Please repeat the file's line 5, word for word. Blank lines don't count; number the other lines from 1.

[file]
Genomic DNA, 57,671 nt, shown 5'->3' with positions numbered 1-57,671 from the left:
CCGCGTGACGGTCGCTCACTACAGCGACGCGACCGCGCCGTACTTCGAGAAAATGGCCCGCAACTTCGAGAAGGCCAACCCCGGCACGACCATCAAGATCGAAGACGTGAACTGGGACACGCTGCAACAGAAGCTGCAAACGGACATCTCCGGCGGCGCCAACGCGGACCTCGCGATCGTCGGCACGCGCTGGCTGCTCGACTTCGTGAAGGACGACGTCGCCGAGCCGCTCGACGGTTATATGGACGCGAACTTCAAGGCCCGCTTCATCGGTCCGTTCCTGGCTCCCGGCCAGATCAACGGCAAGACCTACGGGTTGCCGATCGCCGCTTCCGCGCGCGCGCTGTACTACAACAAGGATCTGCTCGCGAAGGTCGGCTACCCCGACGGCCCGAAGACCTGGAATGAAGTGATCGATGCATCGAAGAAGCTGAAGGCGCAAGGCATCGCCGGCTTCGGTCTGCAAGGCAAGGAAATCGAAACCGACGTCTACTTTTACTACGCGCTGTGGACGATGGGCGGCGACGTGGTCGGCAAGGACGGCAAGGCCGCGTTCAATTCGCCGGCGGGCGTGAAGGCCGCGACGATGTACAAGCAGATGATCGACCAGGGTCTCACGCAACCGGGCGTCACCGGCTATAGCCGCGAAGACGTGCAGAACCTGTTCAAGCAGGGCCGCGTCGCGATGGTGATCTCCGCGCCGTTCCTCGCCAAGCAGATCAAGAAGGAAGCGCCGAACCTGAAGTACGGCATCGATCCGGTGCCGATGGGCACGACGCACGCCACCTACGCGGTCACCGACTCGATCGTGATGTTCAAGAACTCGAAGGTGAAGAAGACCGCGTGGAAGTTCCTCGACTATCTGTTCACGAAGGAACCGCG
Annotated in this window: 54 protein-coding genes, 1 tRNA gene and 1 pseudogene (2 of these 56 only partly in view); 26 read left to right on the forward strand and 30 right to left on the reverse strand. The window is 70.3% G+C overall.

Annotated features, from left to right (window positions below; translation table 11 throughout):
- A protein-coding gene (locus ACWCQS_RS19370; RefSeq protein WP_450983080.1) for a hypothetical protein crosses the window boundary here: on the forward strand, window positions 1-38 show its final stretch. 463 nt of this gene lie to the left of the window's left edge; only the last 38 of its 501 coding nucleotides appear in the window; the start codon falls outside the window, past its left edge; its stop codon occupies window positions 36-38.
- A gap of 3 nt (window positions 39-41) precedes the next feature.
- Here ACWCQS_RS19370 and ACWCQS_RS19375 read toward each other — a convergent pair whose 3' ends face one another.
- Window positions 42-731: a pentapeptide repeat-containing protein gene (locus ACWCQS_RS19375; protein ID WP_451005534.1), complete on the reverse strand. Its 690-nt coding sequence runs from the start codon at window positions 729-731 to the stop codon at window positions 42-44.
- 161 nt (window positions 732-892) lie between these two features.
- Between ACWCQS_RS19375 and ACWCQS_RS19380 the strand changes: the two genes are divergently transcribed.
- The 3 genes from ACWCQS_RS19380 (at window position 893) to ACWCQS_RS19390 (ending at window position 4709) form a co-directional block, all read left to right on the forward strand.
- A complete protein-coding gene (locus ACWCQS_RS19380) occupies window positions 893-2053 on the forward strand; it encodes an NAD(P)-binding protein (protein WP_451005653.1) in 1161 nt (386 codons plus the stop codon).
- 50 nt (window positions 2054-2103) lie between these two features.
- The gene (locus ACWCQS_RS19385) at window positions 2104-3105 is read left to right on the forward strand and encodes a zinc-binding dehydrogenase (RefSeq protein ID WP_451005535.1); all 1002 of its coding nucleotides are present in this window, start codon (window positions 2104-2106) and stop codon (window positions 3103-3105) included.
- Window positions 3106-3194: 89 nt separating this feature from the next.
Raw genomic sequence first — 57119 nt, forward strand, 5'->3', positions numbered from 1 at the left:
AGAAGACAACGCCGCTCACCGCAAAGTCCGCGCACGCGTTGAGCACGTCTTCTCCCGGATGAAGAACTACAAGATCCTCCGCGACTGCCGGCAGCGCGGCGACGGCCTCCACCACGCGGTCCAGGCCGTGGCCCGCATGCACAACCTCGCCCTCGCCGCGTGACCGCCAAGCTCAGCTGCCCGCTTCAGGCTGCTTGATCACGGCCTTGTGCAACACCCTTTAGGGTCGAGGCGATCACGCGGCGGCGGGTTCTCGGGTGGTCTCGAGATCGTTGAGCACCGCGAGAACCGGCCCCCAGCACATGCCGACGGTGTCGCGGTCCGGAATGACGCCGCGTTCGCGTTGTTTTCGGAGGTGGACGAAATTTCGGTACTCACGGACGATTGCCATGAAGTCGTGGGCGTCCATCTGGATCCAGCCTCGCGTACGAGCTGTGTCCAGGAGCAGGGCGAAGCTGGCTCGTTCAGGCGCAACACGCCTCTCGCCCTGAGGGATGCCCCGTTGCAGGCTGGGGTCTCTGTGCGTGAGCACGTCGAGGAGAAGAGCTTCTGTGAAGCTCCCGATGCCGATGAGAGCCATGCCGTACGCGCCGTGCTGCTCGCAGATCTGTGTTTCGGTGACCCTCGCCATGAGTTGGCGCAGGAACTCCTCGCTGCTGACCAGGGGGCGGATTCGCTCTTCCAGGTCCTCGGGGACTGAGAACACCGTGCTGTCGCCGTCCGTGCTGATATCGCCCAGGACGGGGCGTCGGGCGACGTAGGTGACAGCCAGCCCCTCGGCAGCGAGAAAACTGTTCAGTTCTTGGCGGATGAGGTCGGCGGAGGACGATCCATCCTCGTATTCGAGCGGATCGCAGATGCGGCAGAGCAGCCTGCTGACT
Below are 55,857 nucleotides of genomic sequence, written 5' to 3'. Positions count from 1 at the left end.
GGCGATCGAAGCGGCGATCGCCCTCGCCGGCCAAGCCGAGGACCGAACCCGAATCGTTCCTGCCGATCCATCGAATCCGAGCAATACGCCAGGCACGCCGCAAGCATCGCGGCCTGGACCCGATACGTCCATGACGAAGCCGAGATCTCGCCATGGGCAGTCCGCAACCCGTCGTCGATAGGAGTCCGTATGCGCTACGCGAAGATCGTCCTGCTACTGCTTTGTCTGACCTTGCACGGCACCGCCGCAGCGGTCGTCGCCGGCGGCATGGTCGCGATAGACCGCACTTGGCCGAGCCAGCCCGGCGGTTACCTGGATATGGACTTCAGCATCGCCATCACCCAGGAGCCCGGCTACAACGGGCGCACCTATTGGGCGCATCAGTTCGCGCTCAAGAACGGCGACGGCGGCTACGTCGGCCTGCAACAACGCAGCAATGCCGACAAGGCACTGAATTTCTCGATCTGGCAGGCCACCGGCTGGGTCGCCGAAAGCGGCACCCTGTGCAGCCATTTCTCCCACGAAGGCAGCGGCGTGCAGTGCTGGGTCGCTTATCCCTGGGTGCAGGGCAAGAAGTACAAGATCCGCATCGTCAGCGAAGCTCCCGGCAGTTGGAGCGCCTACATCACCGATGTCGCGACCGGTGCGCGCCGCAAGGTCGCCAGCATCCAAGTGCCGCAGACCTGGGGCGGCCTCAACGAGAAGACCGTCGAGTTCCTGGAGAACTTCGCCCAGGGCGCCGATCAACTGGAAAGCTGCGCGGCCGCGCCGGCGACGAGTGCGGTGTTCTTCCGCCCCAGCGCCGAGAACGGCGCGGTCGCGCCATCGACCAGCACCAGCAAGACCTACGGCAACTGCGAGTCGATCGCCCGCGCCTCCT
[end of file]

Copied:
- A protein-coding gene (locus ACWCQS_RS19370; RefSeq protein WP_450983080.1) for a hypothetical protein crosses the window boundary here: on the forward strand, window positions 1-38 show its final stretch. 463 nt of this gene lie to the left of the window's left edge; only the last 38 of its 501 coding nucleotides appear in the window; the start codon falls outside the window, past its left edge; its stop codon occupies window positions 36-38.